November 6, 2010.
Dickey Creek Trail > Tr #555 > short ‘shwack to summit and back | 15 miles | ~3000’ ele. gain | 7 hours
I set out again, alone and in the rain, to explore another bit of new territory. The Bull of the Woods Wilderness is sandwiched between Mt. Hood and the Clackamas River. The trailhead for this hike is accessed via 63 (near Bagby) and some overgrown gravel roads.
Based on the quality and quantity of signage, both on the way to the trailhead and on the trails, this is a well traveled place. However, I’d have the woods to myself for the next seven hours. The hike begins among large, beautiful trees. Almost immediately I had to cross a stream, and although the huge log draped across it looked passable, it was so high off the river I thought if I slipped and fell I might not ever get back up again. So I detoured about 20 yards downstream to a more sane crossing, and I was on my way.
The trail loses about 500 feet of elevation as it snakes its way down towards Dickey Creek. The scenery was distinctively autumn in Oregon. Mushrooms erupted through the forest floor both on and off trail. Moss carpeted the ground. Dead and dying deciduous shrubs turned an array of colors as they dramatically transitioned into winter hibernation. Newts awkwardly wriggled across the trail. I decided to count them as I made my journey today.
As I settled into a comfortable pace, I felt the understory closing in on me…I forgot my rain pants. I cursed every snowberry and rhododendron that brushed up against me with its wet leaves. Just before arriving at a beautiful pond, I had to walk through a very dense and overgrown patch of wet, leafy, and thorny shrubs. I was soaked from the waist down and I’d just barely gotten started. I began getting cranky, then got a glimpse of the beautiful lake, and calmed right back down.
The real elevation gain didn’t really feel like it started until I was almost halfway to my destination. The trail traveled up and down, east, west, north, south, as if it couldn’t make up its mind. I loved it; no one muscle group got very sore before I had to switch gears and activate another set of muscles. It only took an hour to get to the creek crossing at the 3 mile mark. I had to scoot across one log on my butt, then step across to walk across another log to get to the other side. With my pants now completely saturated I was ready to get the climbing started. At least that would keep my body temperature up.
But the trail seemed to take its time getting anywhere. I walked peacefully through moist woods until I finally came across my first shot at a view. “This must be the big slide!” I thought. I walked across a large jumble of rock left behind by an old rockslide and looked at the talus slope above me. Once across, the trail dropped back into the woods. Shortly later, I crossed another slide…and another. Finally I made it to the BIG slide, the one the mountain was named after. It sure was big; it rounded several corners and seemed to go on forever. Just after the slide, the trail to Big Slide Lake detours downhill and my route turned sharply uphill. I passed two more trail junctions before reaching the final stretch to the summit. The character of the trail changed from quaint old-growth to burly sub-alpine meadow. The soil was thin and rocky; the plants clung fiercely to the ground in every opportune location. The trail traverses steep meadows covered in grass, kinnickinnick and other rugged plant life. The views across the valley to adjacent ridges must be fantastic on a clear day. I walked until the trail took a sharp turn downhill. I hadn’t seen an obvious scramble trail to the top of the ridge, which was obviously back and to my left, so I had to make my own. I searched around for the best spot to angle up on wet, loose rock and dirt. A little bit of slick-as-snot slab was thrown in for good measure. I stuck to areas with the most preferable footing and solidly rooted vegetation for handholds. A few minutes of terror and I was atop the precipitous ridge. It was windy up there; the air was cold and drizzly as well. I looked around at yet another non-view and returned to the trail.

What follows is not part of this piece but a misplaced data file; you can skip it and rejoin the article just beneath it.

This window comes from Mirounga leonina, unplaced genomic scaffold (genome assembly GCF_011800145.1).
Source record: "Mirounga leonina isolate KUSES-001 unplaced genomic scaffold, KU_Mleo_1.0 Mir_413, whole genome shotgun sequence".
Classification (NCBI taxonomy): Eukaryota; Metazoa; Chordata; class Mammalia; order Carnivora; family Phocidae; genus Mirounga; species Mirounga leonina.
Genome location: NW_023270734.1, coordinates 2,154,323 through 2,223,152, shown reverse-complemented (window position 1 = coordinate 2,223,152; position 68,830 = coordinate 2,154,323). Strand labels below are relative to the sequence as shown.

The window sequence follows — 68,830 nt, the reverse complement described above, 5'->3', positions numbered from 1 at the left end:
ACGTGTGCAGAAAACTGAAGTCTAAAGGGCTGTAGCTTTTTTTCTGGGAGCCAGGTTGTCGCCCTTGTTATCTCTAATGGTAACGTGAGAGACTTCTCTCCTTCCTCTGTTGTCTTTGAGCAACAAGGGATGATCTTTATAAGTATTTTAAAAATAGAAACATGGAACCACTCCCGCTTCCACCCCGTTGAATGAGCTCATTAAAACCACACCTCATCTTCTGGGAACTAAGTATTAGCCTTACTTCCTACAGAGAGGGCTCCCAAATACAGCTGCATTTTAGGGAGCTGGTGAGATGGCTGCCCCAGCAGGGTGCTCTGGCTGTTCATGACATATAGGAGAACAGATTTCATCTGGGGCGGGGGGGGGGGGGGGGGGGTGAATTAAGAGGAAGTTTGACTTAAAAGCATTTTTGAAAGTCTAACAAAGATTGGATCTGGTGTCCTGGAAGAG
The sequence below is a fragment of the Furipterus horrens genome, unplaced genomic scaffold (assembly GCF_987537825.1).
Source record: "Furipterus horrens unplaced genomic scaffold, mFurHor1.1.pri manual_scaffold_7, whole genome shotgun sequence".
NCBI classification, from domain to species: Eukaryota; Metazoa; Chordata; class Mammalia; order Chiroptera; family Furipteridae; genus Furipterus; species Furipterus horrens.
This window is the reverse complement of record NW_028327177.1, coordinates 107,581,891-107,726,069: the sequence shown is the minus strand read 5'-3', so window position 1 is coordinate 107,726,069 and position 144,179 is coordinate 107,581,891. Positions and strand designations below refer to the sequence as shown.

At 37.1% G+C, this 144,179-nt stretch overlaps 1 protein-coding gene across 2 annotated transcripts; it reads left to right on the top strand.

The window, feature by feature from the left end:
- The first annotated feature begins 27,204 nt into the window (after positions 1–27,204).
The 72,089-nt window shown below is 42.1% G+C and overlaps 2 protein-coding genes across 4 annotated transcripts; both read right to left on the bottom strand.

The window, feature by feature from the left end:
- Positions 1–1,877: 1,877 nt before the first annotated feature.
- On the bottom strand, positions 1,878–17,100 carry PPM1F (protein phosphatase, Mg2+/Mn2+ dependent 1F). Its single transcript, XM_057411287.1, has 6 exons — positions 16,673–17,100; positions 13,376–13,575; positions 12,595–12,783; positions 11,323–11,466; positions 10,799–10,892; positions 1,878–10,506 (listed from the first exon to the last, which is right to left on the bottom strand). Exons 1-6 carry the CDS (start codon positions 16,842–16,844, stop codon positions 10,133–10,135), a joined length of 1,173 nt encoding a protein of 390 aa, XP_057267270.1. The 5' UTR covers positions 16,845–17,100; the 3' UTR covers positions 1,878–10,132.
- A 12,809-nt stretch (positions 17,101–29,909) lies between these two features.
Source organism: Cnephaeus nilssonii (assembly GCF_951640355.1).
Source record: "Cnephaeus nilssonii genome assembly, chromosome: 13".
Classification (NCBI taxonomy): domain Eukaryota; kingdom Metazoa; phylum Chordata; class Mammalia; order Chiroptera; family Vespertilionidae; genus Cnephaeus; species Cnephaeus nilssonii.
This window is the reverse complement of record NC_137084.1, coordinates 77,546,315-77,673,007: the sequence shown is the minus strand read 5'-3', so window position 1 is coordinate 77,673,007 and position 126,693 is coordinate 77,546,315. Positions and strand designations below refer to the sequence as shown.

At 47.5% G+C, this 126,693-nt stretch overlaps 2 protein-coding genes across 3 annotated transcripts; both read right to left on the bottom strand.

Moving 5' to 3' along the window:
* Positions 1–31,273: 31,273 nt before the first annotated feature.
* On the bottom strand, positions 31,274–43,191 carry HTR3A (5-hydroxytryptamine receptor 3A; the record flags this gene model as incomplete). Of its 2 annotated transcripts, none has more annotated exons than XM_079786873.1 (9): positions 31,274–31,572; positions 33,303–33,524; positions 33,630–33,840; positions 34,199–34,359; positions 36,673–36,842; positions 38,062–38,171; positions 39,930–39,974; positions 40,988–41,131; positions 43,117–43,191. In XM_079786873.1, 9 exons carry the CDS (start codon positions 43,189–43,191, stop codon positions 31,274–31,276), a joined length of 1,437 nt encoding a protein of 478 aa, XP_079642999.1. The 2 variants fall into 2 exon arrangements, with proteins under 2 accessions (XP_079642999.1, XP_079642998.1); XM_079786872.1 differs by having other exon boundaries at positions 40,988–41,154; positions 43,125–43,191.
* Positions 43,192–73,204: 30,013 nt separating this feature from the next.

Once I was out of the wind and back in the safety and warmth of the forest, I continued counting newts, brushing branches off the trail, and admiring mushrooms. I noticed I was losing a lot of elevation that I didn’t pay attention to on the way up. The trail was graded so nicely that even the uphill sections felt like a breeze. With just about 2 miles to go, I stopped for a snack and clothing change and, apparently, a big yawn. I inadvertently swallowed something that must have approached the size of a hummingbird because it got so deeply lodged in my throat that a half mile of walking and coughing wouldn’t clear it out. I am glad no one else was out here hiking today to hear my desperate coughs. Whatever it was must be now laying eggs in my lungs and having a good laugh.
The last bit of climbing up out of the drainage was not as tiring as one would expect. It gave me one last chance to take it slow and appreciate the great diversity of fungus around me. It came in every color: red, yellow, orange, lilac purple, white, grey and brown. The various forms were dramatically different, from delicate coral-like clusters to thick, globular masses. Nascent fungi were just barely starting to poke through the soil, while older ones appeared to have been consumed by a cannibalistic mold. I was almost glad I didn’t have a camera because my hike would have taken twice as long.
Back at the trailhead, I tallied up my newt count: 15. I beat my goal by 5, ha! It was a fantastic hike, and I hope to return on a better weather day so I can catch some killer views (I’ve been saying that a lot lately). There are many hiking and backpacking options in this area that beg to be explored, as well as some fun, craggy little peaks to ascend.